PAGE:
FALSE: There is one form of arthritis
More than 100 forms of arthritis and related diseases affect approximately 46 million Americans today. If you think you have arthritis, don’t just run out and buy glucosamine supplements! It’s important to learn what type you have so you can manage it properly. There are two main types of arthritis: osteoarthritis (related to wear and tear), and rheumatoid arthritis (an inflammatory autoimmune disease). Other forms include gout (caused by crystals that collect in the joints), psoriatic arthritis, lupus and septic arthritis.
FALSE: It’s just for older people
One of the most common types of arthritis, osteoarthritis, typically affects people over age 40, but it can occur in younger people, especially those who have suffered a joint injury. Arthritis can affect anyone at any age; nearly 60% of those diagnosed are under age 65. Juvenile Rheumatoid Arthritis, a chronic, systematic inflammatory disorder, can strike anywhere from infancy to age 16.
FALSE: Diet can’t help
Overall health is essential for managing arthritis. Keep in mind that every extra pound you carry puts 10 pounds of pressure on your joints! Experts suggest eating foods traditionally included in a Mediterranean diet such as olive oil, lean meats and fish, vegetables and foods rich in omega-3 fatty acids. Omega-3s decrease the production of chemicals that cause inflammation, plus they inhibit enzymes that trigger it. Fatty fish also contain vitamin D, which helps prevent swelling and soreness. Olive oil contains oleocanthal, which blocks enzymes involved in inflammation. Food can’t cure arthritis, but it can help you lose weight and ease aching joints.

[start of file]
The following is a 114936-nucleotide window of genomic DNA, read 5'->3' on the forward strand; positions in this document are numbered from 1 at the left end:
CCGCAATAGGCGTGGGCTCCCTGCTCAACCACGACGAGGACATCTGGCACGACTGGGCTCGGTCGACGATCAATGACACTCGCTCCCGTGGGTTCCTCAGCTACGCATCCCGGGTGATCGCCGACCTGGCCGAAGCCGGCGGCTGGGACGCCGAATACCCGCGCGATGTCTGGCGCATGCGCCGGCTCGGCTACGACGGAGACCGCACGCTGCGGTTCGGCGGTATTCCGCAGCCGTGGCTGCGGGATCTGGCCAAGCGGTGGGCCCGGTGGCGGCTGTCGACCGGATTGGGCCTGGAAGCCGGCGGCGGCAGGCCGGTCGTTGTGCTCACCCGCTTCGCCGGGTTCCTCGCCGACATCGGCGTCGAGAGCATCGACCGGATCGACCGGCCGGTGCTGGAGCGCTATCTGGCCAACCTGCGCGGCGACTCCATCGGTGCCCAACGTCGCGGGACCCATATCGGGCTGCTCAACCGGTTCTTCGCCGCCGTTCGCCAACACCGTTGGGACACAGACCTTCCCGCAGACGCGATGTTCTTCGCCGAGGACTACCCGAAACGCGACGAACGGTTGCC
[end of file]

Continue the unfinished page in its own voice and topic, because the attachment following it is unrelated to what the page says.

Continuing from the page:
FALSE: Glucosamine supplements rebuild joints
Many people take glucosamine, a cartilage-strengthening compound found in the body, to protect cartilage and manage pain. In theory, some glucosamine travels from the digestive system to damaged joints. Research has never proven this to be true! If you are already being treated for arthritis, talk to your doctor before adding glucosamine as a supplement.
FALSE: Cracking your knuckles causes arthritis
Cracking your knuckles does not damage joints or lead to arthritis. The “pop” sound comes from gas bubbles releasing from synovial fluid, the lubricating fluid within your joints. Once the bubble bursts, it takes around half an hour for the gas to reabsorb into the synovial fluid. Knuckle cracking pulls your bones apart, stretching the ligaments. Too much stretching of your ligaments may cause soreness and reduced grip strength, but not arthritis.
Thanks to the Arthritis Foundation for research used in this article.